You will need to contact us directly as the timing of the consultation depends on the day of ovulation in the cycle (see below for details). We recommend that you discuss this with your GP and/or your Hospital Consultant, as they may wish to send a referral letter.
You will have a detailed consultation with Professor Quenby or Professor Brosens in which you will discuss your reproductive history and general health.
You will then have a transvaginal ultrasound scan, which is an internal scan to examine your pelvis. You will need to have an empty bladder.
We will then take a biopsy from the lining of the womb. This is taken in a similar way to a cervical smear but using a fine tube to remove a small piece of your endometrium. You may experience some mild discomfort whilst your biopsy is being taken.
In total, the consultation will last between 30 minutes and 1 hour.
It is important that you are not pregnant when the procedure is performed. So you must use barrier methods, such as condoms, for the four weeks prior to having your sample taken. If the sample is taken whilst you are pregnant, it could possibly cause a miscarriage, although the risk is small.
The risk of any damage to your womb during the procedure is absolutely minimal. If any damage does occur, it should heal without further treatment.
The sample will be processed in a laboratory at the hospital and then analysed by Biomedical Research Unit’s staff. On average, the results should be available within five to six weeks.
You will need to buy an ovulation kit from your local Chemist shop.
You must then start to use an effective barrier method of contraception and start monitoring your ovulation according to the instructions provided with your ovulation kit.
When you ovulate, contact Professor Quenby immediately to make an appointment via Kerri Geraghty, Biomedical Research Secretary: Kerri.email@example.com
The test costs £360 and covers a package of:
You can pay by Chip and PIN at the time of your appointment. We also accept cheques payable to University Hospitals Coventry and Warwickshire NHS Trust.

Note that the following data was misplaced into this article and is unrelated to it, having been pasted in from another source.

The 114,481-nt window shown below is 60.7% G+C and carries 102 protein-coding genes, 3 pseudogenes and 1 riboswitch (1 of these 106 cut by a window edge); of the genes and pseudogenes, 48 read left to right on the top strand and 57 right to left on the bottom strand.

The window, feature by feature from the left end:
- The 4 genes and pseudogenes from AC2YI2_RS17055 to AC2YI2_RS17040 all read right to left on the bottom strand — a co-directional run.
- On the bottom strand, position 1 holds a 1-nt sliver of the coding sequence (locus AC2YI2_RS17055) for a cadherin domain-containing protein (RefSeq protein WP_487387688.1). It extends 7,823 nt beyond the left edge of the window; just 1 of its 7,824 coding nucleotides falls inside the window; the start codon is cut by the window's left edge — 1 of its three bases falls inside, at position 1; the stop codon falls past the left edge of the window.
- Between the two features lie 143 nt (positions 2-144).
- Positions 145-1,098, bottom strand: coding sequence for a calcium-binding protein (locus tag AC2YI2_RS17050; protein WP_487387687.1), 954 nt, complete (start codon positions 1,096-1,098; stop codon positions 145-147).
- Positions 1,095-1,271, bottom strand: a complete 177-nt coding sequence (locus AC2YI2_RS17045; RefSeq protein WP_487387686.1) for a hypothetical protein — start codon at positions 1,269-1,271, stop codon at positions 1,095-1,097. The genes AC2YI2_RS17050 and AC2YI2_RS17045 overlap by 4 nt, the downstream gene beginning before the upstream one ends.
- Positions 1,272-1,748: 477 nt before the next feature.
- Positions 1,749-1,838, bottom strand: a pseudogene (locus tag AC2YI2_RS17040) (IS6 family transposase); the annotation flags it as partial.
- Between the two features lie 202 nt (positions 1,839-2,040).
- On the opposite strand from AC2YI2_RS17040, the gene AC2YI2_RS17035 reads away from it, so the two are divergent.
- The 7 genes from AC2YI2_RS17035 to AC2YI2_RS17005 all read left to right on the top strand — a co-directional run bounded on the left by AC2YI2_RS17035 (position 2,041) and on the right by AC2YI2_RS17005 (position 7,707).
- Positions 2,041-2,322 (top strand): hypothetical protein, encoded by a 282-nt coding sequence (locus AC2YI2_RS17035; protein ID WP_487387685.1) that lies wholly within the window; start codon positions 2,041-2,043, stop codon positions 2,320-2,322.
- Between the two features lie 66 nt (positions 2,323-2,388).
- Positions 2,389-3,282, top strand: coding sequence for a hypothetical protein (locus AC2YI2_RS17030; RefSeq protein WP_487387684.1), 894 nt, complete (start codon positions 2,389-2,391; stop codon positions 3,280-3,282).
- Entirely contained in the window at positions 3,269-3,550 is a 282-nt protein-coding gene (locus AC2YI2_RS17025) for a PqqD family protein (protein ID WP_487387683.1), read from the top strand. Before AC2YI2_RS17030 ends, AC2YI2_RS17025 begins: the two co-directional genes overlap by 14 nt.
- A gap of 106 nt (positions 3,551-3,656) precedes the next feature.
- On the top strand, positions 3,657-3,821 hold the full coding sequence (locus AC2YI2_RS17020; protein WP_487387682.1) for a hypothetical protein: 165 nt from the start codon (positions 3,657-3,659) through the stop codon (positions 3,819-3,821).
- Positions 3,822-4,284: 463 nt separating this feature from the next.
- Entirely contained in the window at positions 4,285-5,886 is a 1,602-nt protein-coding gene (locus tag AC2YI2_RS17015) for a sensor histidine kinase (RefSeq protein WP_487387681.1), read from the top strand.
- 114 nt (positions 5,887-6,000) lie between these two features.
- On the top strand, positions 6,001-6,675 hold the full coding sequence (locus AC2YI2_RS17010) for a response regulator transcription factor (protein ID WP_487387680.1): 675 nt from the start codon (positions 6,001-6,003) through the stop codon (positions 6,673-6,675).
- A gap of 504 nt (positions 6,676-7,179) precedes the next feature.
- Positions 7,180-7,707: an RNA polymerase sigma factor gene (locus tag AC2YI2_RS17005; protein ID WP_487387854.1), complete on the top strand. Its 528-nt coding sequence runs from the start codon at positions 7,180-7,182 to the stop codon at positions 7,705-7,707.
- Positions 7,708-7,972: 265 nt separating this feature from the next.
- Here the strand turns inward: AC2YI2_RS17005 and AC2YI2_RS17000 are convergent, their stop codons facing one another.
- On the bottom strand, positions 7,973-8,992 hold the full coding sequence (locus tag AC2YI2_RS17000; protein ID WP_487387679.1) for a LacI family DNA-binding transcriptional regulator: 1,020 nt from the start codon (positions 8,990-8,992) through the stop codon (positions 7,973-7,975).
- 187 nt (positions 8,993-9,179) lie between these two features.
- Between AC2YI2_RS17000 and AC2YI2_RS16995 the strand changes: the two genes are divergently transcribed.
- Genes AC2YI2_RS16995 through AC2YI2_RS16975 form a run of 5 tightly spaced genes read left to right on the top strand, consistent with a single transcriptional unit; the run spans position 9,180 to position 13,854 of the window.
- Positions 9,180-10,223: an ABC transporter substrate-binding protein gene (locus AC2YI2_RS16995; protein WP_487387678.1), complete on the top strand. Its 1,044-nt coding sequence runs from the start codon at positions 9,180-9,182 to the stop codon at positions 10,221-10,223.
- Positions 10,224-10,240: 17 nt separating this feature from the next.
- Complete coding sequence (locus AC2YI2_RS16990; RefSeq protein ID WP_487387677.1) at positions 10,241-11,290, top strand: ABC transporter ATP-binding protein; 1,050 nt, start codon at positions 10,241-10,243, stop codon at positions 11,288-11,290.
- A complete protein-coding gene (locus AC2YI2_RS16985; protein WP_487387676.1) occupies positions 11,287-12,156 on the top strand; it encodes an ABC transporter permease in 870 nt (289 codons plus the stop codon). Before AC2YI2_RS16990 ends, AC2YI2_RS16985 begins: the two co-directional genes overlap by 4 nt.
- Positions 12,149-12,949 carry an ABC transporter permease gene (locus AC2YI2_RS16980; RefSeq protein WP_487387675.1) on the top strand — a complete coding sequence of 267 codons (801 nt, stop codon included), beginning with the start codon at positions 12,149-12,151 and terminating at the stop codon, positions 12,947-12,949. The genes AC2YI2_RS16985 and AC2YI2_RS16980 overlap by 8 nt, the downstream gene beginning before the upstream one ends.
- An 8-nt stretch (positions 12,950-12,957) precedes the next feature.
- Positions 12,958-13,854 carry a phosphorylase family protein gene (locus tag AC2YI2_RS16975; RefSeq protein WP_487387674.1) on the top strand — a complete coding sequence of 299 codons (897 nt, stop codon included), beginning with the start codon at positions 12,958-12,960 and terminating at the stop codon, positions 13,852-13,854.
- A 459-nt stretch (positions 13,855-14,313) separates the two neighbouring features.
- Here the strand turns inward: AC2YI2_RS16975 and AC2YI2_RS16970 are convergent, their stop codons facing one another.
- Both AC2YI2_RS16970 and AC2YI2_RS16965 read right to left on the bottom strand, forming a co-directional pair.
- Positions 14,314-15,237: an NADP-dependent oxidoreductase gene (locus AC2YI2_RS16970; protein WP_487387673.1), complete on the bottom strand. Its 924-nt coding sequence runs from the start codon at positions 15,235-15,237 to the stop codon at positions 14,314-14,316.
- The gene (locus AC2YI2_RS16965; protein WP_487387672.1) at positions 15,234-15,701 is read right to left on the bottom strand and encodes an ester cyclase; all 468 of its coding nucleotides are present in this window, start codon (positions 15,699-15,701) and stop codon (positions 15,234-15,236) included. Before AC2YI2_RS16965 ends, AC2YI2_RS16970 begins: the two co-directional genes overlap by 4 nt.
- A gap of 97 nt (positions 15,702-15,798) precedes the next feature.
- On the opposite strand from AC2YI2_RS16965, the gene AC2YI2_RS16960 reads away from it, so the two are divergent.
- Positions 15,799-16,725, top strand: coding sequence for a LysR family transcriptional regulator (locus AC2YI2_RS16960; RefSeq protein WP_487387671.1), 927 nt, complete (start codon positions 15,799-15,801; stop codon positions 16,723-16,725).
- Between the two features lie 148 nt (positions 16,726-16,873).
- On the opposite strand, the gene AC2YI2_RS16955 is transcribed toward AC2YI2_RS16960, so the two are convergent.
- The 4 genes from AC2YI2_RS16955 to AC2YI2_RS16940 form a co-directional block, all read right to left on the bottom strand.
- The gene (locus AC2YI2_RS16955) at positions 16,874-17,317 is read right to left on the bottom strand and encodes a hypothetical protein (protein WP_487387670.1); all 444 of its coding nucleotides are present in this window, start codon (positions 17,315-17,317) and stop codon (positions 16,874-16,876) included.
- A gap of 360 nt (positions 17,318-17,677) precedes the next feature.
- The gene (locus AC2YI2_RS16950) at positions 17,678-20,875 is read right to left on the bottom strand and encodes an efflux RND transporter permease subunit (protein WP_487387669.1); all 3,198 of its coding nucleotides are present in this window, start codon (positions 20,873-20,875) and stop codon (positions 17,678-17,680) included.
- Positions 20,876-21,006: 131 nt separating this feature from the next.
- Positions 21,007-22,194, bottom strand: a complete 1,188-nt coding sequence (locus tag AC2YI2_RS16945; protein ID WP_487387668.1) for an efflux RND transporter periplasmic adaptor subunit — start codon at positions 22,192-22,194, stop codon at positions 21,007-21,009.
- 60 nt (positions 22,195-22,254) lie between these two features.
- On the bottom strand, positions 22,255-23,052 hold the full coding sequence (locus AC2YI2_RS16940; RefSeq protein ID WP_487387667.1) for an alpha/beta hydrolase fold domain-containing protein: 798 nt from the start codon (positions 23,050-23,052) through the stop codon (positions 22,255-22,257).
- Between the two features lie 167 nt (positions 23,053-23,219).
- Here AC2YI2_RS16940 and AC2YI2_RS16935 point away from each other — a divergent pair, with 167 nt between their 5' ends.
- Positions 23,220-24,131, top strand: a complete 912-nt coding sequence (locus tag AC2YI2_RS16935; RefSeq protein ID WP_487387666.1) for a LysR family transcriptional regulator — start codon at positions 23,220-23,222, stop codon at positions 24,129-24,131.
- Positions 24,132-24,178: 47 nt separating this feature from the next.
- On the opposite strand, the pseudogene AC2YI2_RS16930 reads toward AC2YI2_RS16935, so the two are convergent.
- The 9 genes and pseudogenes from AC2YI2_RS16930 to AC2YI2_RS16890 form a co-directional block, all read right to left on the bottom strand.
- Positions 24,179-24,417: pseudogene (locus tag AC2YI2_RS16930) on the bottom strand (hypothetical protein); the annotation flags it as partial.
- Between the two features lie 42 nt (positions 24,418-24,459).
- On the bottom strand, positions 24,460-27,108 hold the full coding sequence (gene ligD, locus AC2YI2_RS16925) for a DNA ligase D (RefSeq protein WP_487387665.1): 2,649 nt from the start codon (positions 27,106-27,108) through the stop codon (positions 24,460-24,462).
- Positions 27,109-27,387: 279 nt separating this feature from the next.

You will be seen by Professor Siobhan Quenby or Professor Jan Brosens.
Siobhan Quenby is the Director of the Biomedical Research Unit in Reproductive Health, Professor of Obstetrics at the University of Warwick, and Honorary Consultant at University Hospital Coventry and Warwickshire NHS trust.
Siobhan has twenty years of experience in translational research into recurrent miscarriage and dysfunctional labour. She serves on several international and national committees:
Jan Brosens is Head of the Division of Reproductive Health, Professor of Obstetrics and Gynaecology at the University of Warwick, and Honorary Consultant at University Hospital Coventry and Warwickshire NHS trust.
His research centres on the role of steroid hormone signalling in the human endometrium, especially in the context of prevalent reproductive disorders, such as infertility, endometriosis and endometrial cancer. His major translational interest is focused on improving the management of miscarriage, the most common complication of pregnancy.
He was awarded a Wellcome Trust Clinical Scientist Fellowship in 1998, then joined Imperial College London as Chair of Reproductive Sciences in 2004 and became Chair of Reproductive Medicine in 2008.
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